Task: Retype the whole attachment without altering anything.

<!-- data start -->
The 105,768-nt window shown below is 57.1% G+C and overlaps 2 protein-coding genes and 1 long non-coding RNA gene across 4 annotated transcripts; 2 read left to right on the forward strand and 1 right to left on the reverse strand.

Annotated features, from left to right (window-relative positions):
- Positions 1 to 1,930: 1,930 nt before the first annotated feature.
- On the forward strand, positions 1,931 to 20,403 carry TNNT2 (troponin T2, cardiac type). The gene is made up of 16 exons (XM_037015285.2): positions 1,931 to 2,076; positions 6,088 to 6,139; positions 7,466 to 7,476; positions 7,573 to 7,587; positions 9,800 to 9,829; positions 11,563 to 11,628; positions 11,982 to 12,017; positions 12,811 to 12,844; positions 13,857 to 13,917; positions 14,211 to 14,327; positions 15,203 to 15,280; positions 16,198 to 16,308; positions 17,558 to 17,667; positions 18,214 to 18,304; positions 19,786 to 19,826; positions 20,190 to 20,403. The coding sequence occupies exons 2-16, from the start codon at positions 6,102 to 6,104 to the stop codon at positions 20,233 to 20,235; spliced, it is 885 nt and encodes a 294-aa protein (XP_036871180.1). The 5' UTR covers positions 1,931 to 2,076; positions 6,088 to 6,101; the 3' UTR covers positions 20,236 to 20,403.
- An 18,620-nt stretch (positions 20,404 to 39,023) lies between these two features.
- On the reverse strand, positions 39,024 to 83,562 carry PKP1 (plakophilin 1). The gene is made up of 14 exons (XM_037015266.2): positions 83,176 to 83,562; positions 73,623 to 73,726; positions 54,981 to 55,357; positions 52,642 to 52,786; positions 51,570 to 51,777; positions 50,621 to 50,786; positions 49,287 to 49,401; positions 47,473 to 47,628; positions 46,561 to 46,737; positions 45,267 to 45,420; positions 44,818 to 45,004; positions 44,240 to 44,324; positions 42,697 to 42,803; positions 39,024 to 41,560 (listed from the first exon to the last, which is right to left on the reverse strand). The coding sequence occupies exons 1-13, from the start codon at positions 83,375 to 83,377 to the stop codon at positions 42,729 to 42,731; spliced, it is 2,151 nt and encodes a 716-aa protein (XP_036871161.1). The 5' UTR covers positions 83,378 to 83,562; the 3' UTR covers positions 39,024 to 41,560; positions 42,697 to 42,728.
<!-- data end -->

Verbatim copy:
The 105,768-nt window shown below is 57.1% G+C and overlaps 2 protein-coding genes and 1 long non-coding RNA gene across 4 annotated transcripts; 2 read left to right on the forward strand and 1 right to left on the reverse strand.

Annotated features, from left to right (window-relative positions):
- Positions 1 to 1,930: 1,930 nt before the first annotated feature.
- On the forward strand, positions 1,931 to 20,403 carry TNNT2 (troponin T2, cardiac type). The gene is made up of 16 exons (XM_037015285.2): positions 1,931 to 2,076; positions 6,088 to 6,139; positions 7,466 to 7,476; positions 7,573 to 7,587; positions 9,800 to 9,829; positions 11,563 to 11,628; positions 11,982 to 12,017; positions 12,811 to 12,844; positions 13,857 to 13,917; positions 14,211 to 14,327; positions 15,203 to 15,280; positions 16,198 to 16,308; positions 17,558 to 17,667; positions 18,214 to 18,304; positions 19,786 to 19,826; positions 20,190 to 20,403. The coding sequence occupies exons 2-16, from the start codon at positions 6,102 to 6,104 to the stop codon at positions 20,233 to 20,235; spliced, it is 885 nt and encodes a 294-aa protein (XP_036871180.1). The 5' UTR covers positions 1,931 to 2,076; positions 6,088 to 6,101; the 3' UTR covers positions 20,236 to 20,403.
- An 18,620-nt stretch (positions 20,404 to 39,023) lies between these two features.
- On the reverse strand, positions 39,024 to 83,562 carry PKP1 (plakophilin 1). The gene is made up of 14 exons (XM_037015266.2): positions 83,176 to 83,562; positions 73,623 to 73,726; positions 54,981 to 55,357; positions 52,642 to 52,786; positions 51,570 to 51,777; positions 50,621 to 50,786; positions 49,287 to 49,401; positions 47,473 to 47,628; positions 46,561 to 46,737; positions 45,267 to 45,420; positions 44,818 to 45,004; positions 44,240 to 44,324; positions 42,697 to 42,803; positions 39,024 to 41,560 (listed from the first exon to the last, which is right to left on the reverse strand). The coding sequence occupies exons 1-13, from the start codon at positions 83,375 to 83,377 to the stop codon at positions 42,729 to 42,731; spliced, it is 2,151 nt and encodes a 716-aa protein (XP_036871161.1). The 5' UTR covers positions 83,378 to 83,562; the 3' UTR covers positions 39,024 to 41,560; positions 42,697 to 42,728.